AfCFTA: What’s in it for us?

05 January 2021 | Africa

The trading phase under the African Continental Free Trade Area (AfCFTA), signed by 54 of the 55 countries in Africa, came into effect on 1 January 2021.

Namibia is one of the countries set to benefit from the AfCFTA, particularly offering opportunities for economic diversification and value-chain development.

The AfCFTA is one of the flagship projects of the Africa Agenda 2063, a key initiative identified to accelerate Africa’s growth and development, aimed at boosting intra-African trade and the continent’s trading position in the global marketplace.

The agreement to establish the AfCFTA was signed by 44 African Union (AU) member states in March 2018 during the 10th extraordinary session of the AU summit held in Kigali, Rwanda. An extra five member states, including Namibia, signed the agreement during the 31st ordinary session of the AU summit in July 2018, which took place in Nouakchott, Mauritania.

The agreement was entered into force on 30 May 2019; Namibia is one of the countries that had already ratified the agreement, and the AfCFTA secretariat was officially opened in Accra, Ghana, on 17 August 2020.

The future is African

At the recently-held Africa Summit at Princeton University in the United States under the theme ‘The Future is African: Post-Covid Economic Recovery Reimagined’, Eunice Ajambo, an economist and development coordination officer at the United Nations in Namibia presented on the AfCFTA as a source of economic stimulus in the Covid-19 context, and its contribution to Sustainable Development Goals (SDGs).

She noted that the impetus for the AfCTA is founded on its potential to contribute to enhanced:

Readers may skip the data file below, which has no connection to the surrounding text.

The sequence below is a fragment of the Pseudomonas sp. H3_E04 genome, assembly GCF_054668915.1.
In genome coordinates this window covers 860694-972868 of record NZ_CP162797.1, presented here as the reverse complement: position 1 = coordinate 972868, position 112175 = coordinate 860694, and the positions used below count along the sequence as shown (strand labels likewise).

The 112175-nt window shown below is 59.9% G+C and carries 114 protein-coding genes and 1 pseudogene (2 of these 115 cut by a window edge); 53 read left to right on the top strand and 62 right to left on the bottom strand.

Economic growth: The AfCFTA is expected to be the largest free trade area since the formation of the World Trade Organisation. It will comprise an estimated market of 1.3 billion people across 55 African countries. The combined gross domestic product (GDP) of the region is expected to increase by an estimated 1% to 3% to US$3.4 trillion, from the estimated current US$2.6 trillion, stimulating welfare gains from trade.

Employment: The loss of jobs is one of the results of Covid-19, with economic downturns presenting uncertainty on the recovery of key sectors including tourism, retail and trade. At mid-point in 2020, estimates were that 34.3 million people would fall below the extreme poverty line in 2020, with 56% of this increase occurring in African countries, due to Covid-19. Yet, predictions are that employment is to increase by 1.2%, and with 30 million people being lifted out of extreme poverty by 2035 with an increase in incomes, as a result of implementation of the AfCFTA.

Fiscal space: African countries were already struggling with fiscal space, even before the Covid-19 pandemic, including through lower tax revenue to GDP ratio (17%) than other regions, alongside rising levels of indebtedness and high risk of debt distress. With the collapse in commodity prices due to Covid-19, the AfCFTA presents opportunities for new sources of revenue including through new sectors such as e-commerce.